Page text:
One can hold savings in various forms of assets. In effect, savings is a time machine for transferring purchasing power into the future. A debt, when purchased - that is, a bond - is one such asset in which one can store savings. The relationships between bonds of various maturities and the existence of well-developed markets in which to trade bonds allows the determination of interest rates without relying on the theory of time preference, a theory which is a lot of utter hogwash anyhow.
The point of this post is to explain how, under certain institutions for selling second-hand debt, a relatively stable long-term interest rate can be maintained by beliefs in its stability. No need arises to call on the forces of thrift and productivity. This post might even be relevant to current events in the USA.
2.0 Institutions Providing a Setting in Which a Second Decision Must be Made
The model I outline here is based on Keynes' account of the two decisions a saver must make:
"The psychological time-preferences of an individual require two distinct sets of decisions to carry them out completely. The first ... determines for each individual how much of his income he will consume and how much he will reserve in some form of command over future consumption. But this decision having been made, there is a further decision which awaits him, namely, in what form he will hold the command over future consumption which he has reserved, whether out of his current income or from previous savings." -- J. M. Keynes, The General Theory of Employment, Interest and Money (1936): p. 166Assume that the debts of the best quality available for purchase consist of Treasury bills (T-bills) that mature in three months, T-bills that mature in a year, and Treasury notes (T-notes) that mature in 10 years. These are all available in the U.S.A., along with T-bills, T-notes, and T-bonds of other maturities. In this exposition, I abstract from the existence of these other maturities. By including debts of these three maturities, the model incorporates the decision to hold money, assets that pay the short-term interest rate, or assets that pay the long-term interest rate.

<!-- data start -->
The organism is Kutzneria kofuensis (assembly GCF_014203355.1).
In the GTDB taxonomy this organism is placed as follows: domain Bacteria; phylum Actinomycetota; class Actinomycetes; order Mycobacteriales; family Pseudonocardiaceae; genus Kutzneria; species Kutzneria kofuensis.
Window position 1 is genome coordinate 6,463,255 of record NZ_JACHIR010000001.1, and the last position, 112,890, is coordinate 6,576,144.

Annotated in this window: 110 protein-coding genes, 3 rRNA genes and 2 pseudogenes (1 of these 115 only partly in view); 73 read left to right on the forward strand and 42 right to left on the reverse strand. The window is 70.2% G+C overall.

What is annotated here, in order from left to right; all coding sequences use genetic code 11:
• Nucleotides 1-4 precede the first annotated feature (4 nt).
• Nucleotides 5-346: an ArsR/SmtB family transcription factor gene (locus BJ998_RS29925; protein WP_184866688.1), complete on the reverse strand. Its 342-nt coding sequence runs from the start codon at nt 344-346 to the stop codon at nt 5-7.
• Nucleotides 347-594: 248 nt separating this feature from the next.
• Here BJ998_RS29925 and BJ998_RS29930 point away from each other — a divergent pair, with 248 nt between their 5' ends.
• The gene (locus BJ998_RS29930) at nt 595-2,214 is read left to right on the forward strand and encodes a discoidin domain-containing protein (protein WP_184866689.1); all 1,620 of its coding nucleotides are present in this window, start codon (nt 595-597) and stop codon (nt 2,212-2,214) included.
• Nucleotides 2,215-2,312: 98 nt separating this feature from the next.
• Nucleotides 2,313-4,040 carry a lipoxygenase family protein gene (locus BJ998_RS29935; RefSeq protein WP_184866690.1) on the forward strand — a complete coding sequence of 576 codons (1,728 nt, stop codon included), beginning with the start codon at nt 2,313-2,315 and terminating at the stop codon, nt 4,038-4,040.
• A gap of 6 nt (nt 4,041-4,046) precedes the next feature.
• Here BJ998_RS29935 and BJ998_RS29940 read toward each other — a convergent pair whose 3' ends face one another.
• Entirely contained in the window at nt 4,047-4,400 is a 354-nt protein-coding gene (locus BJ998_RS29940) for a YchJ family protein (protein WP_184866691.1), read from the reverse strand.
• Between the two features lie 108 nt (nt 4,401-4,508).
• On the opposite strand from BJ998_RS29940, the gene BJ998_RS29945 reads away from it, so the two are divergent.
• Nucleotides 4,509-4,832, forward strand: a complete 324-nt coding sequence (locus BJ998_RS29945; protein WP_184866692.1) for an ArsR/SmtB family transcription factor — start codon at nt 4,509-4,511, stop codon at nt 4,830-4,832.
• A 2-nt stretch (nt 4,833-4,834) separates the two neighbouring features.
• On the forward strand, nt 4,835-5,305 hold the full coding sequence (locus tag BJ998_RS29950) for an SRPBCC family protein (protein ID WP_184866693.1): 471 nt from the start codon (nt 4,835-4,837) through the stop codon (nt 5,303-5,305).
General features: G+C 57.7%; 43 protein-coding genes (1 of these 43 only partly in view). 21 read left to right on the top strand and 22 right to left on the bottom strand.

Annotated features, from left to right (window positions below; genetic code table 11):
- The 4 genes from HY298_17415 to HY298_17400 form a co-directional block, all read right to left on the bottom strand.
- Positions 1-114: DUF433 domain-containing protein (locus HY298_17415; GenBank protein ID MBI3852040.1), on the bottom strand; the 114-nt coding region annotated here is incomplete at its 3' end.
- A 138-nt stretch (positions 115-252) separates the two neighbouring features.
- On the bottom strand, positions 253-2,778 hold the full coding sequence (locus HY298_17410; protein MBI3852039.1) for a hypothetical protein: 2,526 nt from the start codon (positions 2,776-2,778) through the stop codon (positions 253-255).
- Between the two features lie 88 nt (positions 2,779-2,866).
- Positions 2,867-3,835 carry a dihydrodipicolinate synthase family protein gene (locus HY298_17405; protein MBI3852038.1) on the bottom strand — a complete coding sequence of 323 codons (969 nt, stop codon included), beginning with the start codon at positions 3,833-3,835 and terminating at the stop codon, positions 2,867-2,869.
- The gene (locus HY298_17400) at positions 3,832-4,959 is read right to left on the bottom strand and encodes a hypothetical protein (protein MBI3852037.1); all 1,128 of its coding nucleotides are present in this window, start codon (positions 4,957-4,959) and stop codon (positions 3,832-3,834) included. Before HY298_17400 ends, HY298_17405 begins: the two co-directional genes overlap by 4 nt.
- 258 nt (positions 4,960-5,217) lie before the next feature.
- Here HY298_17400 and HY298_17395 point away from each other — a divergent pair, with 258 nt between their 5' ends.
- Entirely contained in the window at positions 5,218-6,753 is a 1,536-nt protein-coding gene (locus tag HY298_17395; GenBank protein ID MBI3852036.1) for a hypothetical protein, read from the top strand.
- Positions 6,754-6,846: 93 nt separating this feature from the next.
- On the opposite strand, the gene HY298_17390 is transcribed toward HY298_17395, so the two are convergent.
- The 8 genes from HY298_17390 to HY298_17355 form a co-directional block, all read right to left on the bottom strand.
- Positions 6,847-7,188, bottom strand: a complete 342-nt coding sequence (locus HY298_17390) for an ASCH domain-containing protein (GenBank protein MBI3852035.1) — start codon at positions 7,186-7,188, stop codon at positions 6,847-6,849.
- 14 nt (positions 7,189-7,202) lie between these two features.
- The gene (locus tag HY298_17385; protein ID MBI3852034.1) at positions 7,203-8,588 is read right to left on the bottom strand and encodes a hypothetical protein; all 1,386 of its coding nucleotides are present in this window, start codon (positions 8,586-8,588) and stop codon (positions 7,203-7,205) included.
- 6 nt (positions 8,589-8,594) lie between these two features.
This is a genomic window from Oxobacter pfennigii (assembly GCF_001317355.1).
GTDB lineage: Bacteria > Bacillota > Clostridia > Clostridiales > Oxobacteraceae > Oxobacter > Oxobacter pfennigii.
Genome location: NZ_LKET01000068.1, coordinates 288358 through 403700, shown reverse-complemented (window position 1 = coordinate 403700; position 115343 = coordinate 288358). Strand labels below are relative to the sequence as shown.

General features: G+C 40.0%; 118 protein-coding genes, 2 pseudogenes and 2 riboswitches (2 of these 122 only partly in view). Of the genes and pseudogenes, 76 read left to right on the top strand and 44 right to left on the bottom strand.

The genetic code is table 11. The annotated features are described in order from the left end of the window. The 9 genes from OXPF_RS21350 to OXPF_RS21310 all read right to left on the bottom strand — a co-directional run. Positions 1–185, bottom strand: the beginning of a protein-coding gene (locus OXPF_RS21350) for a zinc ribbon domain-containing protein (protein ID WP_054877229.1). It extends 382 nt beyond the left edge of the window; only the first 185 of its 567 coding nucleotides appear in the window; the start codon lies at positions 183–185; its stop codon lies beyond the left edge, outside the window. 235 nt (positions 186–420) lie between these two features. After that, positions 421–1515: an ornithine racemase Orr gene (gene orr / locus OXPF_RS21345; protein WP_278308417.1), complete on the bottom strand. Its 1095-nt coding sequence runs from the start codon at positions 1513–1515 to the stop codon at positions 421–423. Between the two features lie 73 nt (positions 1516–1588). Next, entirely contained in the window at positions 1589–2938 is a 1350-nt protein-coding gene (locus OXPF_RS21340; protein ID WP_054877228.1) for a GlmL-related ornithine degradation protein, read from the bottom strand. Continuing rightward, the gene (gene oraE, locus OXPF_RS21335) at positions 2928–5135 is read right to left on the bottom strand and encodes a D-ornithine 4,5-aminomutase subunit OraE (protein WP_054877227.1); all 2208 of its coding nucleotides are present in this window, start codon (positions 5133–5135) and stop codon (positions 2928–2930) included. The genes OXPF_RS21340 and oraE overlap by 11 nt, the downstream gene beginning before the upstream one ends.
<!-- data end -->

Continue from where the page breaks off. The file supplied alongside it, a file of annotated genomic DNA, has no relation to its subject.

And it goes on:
In describing three-month T-bills as money, I again follow Keynes:
"...we can draw the line between 'money' and 'debts' at whatever point is most convenient for handling a particular problem. For example, we can treat as money any command over general purchasing power which the owner has not parted with for a period in excess of three months, and as debt what cannot be recovered for a longer period than this; or we can substitute for 'three months' one month or three days or three hours or any other period; or we can exclude from money whatever is not legal tender on the spot. It is often convenient to include in money time-deposits with banks and, occasionally, even such instruments as (e.g.) treasury bills." -- J. M. Keynes, The General Theory of Employment, Interest and Money (1936): p. 167Suppose, contrary to fact, that the short term interest rate, r, was known to be constant for the next ten years, where 100 r is stated as an annual percentage. Then the long term interest rate would be established in the market at the start of the year as 100 [(1 + r)10 - 1] percent for 10 years, and the interest rate on money would be 100 [(1 + r)1/4 - 1] percent for three months. A higher price on a bond corresponds to a lower interest rate. For example, the price of a T-bill with a face value of $1000 to be paid in a year is 1000/(1 + r) dollars.
3.0 The Individual